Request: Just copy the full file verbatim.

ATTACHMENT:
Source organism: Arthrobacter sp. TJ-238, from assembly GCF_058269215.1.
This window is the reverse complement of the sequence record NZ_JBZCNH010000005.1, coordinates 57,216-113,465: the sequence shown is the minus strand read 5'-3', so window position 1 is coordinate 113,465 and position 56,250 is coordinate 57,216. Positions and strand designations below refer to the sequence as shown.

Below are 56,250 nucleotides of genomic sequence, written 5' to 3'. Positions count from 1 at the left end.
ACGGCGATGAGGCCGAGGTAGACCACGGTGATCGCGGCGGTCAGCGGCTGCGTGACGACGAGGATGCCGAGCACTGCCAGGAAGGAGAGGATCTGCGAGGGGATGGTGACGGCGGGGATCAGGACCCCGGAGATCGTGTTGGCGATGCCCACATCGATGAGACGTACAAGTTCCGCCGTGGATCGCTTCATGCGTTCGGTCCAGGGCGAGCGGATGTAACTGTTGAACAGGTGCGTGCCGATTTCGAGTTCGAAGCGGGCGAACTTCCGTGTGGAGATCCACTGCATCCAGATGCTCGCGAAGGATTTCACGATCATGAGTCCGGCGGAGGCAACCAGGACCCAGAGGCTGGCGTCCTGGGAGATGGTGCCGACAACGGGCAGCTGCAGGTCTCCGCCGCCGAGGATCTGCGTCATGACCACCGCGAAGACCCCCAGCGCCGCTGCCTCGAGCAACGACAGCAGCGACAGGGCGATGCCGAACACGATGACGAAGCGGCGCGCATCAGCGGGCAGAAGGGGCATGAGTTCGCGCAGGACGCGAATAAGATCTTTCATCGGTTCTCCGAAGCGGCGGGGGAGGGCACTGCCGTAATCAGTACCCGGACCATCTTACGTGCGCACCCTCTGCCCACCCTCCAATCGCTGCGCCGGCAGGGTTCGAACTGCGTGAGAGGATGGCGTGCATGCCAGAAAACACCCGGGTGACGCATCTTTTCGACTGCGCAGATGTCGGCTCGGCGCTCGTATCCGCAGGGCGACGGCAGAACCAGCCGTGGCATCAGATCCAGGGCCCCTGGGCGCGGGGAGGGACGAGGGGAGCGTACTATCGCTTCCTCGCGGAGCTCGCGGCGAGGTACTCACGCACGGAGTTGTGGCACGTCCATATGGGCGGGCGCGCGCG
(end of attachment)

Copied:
Source organism: Arthrobacter sp. TJ-238, from assembly GCF_058269215.1.
This window is the reverse complement of the sequence record NZ_JBZCNH010000005.1, coordinates 57,216-113,465: the sequence shown is the minus strand read 5'-3', so window position 1 is coordinate 113,465 and position 56,250 is coordinate 57,216. Positions and strand designations below refer to the sequence as shown.

Below are 56,250 nucleotides of genomic sequence, written 5' to 3'. Positions count from 1 at the left end.
ACGGCGATGAGGCCGAGGTAGACCACGGTGATCGCGGCGGTCAGCGGCTGCGTGACGACGAGGATGCCGAGCACTGCCAGGAAGGAGAGGATCTGCGAGGGGATGGTGACGGCGGGGATCAGGACCCCGGAGATCGTGTTGGCGATGCCCACATCGATGAGACGTACAAGTTCCGCCGTGGATCGCTTCATGCGTTCGGTCCAGGGCGAGCGGATGTAACTGTTGAACAGGTGCGTGCCGATTTCGAGTTCGAAGCGGGCGAACTTCCGTGTGGAGATCCACTGCATCCAGATGCTCGCGAAGGATTTCACGATCATGAGTCCGGCGGAGGCAACCAGGACCCAGAGGCTGGCGTCCTGGGAGATGGTGCCGACAACGGGCAGCTGCAGGTCTCCGCCGCCGAGGATCTGCGTCATGACCACCGCGAAGACCCCCAGCGCCGCTGCCTCGAGCAACGACAGCAGCGACAGGGCGATGCCGAACACGATGACGAAGCGGCGCGCATCAGCGGGCAGAAGGGGCATGAGTTCGCGCAGGACGCGAATAAGATCTTTCATCGGTTCTCCGAAGCGGCGGGGGAGGGCACTGCCGTAATCAGTACCCGGACCATCTTACGTGCGCACCCTCTGCCCACCCTCCAATCGCTGCGCCGGCAGGGTTCGAACTGCGTGAGAGGATGGCGTGCATGCCAGAAAACACCCGGGTGACGCATCTTTTCGACTGCGCAGATGTCGGCTCGGCGCTCGTATCCGCAGGGCGACGGCAGAACCAGCCGTGGCATCAGATCCAGGGCCCCTGGGCGCGGGGAGGGACGAGGGGAGCGTACTATCGCTTCCTCGCGGAGCTCGCGGCGAGGTACTCACGCACGGAGTTGTGGCACGTCCATATGGGCGGGCGCGCGCG